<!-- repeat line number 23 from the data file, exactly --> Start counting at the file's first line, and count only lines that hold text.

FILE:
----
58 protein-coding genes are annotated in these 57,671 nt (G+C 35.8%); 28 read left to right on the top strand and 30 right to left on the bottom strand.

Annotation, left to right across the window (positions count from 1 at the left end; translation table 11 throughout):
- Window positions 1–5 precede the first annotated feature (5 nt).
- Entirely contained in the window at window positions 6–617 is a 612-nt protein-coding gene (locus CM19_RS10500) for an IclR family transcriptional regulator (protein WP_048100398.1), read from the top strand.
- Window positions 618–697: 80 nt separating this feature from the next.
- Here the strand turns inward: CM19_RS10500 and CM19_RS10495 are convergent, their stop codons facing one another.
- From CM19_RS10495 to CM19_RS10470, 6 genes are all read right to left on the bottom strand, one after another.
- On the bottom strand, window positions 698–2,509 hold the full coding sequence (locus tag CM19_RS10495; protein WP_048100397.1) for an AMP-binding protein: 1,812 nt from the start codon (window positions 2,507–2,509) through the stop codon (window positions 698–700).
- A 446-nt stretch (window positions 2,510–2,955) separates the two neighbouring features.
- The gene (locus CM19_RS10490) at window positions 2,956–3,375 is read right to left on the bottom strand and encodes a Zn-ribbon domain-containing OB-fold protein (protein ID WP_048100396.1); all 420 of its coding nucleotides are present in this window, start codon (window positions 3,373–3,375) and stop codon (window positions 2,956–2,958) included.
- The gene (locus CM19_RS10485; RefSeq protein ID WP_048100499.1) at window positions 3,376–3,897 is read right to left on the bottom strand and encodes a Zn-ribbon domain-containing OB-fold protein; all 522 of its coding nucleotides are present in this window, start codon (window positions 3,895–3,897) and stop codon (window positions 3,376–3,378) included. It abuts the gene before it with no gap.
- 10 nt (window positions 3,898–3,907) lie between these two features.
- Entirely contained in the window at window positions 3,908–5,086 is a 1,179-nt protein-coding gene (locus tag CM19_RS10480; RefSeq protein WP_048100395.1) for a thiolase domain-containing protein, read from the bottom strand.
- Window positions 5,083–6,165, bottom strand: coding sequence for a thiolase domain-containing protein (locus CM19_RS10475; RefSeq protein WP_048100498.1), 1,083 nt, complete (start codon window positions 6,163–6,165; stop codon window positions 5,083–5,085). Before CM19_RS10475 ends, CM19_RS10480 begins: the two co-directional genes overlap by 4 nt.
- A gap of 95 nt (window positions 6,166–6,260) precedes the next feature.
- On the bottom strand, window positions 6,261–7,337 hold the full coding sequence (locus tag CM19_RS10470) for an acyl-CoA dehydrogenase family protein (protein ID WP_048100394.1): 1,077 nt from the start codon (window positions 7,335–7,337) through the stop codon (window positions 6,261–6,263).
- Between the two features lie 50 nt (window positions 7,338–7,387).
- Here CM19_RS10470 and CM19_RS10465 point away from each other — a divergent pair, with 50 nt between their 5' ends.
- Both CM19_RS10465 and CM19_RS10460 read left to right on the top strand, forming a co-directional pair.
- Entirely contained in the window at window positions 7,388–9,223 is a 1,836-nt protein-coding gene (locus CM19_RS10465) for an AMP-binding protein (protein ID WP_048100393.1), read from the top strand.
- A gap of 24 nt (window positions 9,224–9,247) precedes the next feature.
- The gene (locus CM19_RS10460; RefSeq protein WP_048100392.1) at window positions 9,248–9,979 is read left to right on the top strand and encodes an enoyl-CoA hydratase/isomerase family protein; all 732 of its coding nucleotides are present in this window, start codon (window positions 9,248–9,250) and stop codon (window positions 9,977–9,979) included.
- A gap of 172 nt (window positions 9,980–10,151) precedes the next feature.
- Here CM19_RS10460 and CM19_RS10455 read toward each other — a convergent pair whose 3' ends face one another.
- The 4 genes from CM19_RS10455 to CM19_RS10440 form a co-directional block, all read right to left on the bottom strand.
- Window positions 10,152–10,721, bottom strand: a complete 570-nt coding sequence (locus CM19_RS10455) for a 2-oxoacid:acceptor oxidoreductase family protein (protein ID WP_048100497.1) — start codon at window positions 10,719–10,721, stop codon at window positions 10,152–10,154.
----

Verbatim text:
- A gap of 172 nt (window positions 9,980–10,151) precedes the next feature.